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Building a Better Gene Trap
Researchers improve technique for large-scale studies of gene function in mice
  
By Lone Frank


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In the monumental task of tracking down the biological functions of some 40,000 human genes, scientists have a new tool. An American research team has improved a technique for 'trapping' genes—a strategy for mutating large numbers of genes in mice and linking them to specific traits. The researchers demonstrated the potential value of the technique on signaling genes.



"The project began six years ago and grew out of an interest in finding new signaling pathways," says William Skarnes, of the University of California, Berkeley, who led the research. "Genes involved in signaling are typically cell surface receptors, which are important targets for disease treatment."

Skarnes and colleagues have accomplished three things: They improved the overall efficiency of the process, set up the first trap to capture only certain types of genes, and made it possible to trap genes that are expressed in very low levels.

"There is no doubt this is an important step forward for functional genomics," says Ian Jackson, of the Medical Research Council in Edinburgh. "It shows for the first time that gene-trapping can be used for large-scale applications and it will make things go faster." Jackson wrote a commentary that accompanies the report by Skarnes' group in Nature Genetics.

Gene-trapping techniques have been around in various forms for years. They are examples of reverse genetics: Researchers mutate individual genes in a model system and analyze the effects to learn about the function of the gene. A second approach is direct genetics. Here, researchers start with a mutant trait, or phenotype, and the abnormality becomes the basis for tracking down the mutated gene.


Genetic enhancement of the vestigial tail phenotype by introducing one mutant copy of the LRP6 gene trap insertion.

"Rivalling camps have promoted one or the other method," says Jackson. The new study, he adds, suggests the value of both methods: "The way to get the job done is not to compete but to let the various approaches complement each other." The physical framework of the gene trap is a collection of immature and undifferentiated mouse embryonic stem cells. The cells are exposed to a genetic construct—a vector—that inserts into DNA. When cells produce the proteins carried by the vector, researchers can detect a disruption in the active gene. They then isolate mutated cells and preserve them; or they inject the cells into early mouse embryos to engineer live mice whose phenotype can be studied in detail.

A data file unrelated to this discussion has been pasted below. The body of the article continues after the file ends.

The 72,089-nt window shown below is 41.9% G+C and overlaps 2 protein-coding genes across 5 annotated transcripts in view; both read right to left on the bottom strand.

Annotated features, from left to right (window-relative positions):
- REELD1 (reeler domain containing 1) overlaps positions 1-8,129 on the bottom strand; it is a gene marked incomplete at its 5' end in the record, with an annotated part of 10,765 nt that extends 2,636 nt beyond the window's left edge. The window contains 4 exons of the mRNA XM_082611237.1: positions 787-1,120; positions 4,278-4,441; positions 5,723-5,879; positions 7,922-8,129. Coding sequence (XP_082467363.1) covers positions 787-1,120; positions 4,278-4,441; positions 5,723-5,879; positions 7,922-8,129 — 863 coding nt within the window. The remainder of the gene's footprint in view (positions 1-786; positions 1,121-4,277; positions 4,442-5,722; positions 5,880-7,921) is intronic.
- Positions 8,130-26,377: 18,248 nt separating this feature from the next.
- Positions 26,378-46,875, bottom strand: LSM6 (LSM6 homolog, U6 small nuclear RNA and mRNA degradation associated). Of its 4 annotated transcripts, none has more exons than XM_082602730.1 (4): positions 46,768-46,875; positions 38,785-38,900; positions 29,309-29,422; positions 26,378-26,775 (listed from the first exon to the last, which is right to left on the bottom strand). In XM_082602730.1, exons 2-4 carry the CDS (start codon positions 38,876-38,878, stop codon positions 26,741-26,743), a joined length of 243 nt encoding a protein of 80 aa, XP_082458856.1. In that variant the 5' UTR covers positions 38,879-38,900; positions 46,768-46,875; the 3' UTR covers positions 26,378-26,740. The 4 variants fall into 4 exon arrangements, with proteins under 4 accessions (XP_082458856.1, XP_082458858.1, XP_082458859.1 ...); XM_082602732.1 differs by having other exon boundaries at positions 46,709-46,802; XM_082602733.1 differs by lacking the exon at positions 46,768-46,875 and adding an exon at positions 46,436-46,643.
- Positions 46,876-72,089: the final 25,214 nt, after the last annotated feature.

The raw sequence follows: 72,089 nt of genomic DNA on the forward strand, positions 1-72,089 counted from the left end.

"Setting the trap for genes that initiate signaling pathways meant we had to single out genes that encode proteins destined to be secreted or inserted into the cell membrane," explains Kathy Pinson, who co-authored the study.

The researchers inserted 500 mutations in embryonic stem cells, hitting 43 novel genes. They created mouse strains from 60 mutations, some of which were scrutinized in the laboratory. Others were shipped to researchers who study the trapped genes.

Skarnes is building a library of frozen embryonic stem cell lines that can be turned into mice. He plans to make the library available to other researchers.

www.genetrap.org
X-gal staining of E9.5d embryo showing reporter gene expression associated with a secretory trap insertion in a novel gene.

"These cell lines represent a tremendous resource," says Jackson. At present, about ten percent of all mouse genes have been mutated, but Skarnes intends to create mutations in all 40,000. The researchers have generated vectors that will selectively pick up other classes of genes, says Pinson.

Many studies—and the similarities between the mouse and human genomes—suggest that there is much to be learned from mice about the functions of human genes. "Ten years of functional mouse genetics have taught us that we can extrapolate directly from mice to humans," says Jackson. "The mouse is an excellent model for human physiological processes."

Skarnes points out that gene function can be studied using both genetic and biochemical approaches. With genetics, the traits resulting from a mutation indicate where in the body a gene is involved. But a biochemical approach is necessary to characterize the role of the gene product in a variety of cells.

Although his passion is genetics, Skarnes recognizes the need for both approaches. "Ultimately," he says, "the confluence of genetic and biochemical information will lead to biological insights and thereby to cures for disease."

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Mitchell, K.J. et al. Functional analysis of secreted and transmembrane proteins critical to mouse development. Nat Genet 28, 241-249 (July 2001).
 
Jackson, I.J. Mouse mutagenesis on target. Nat Genet 28, 198-200 (July 2001).
 

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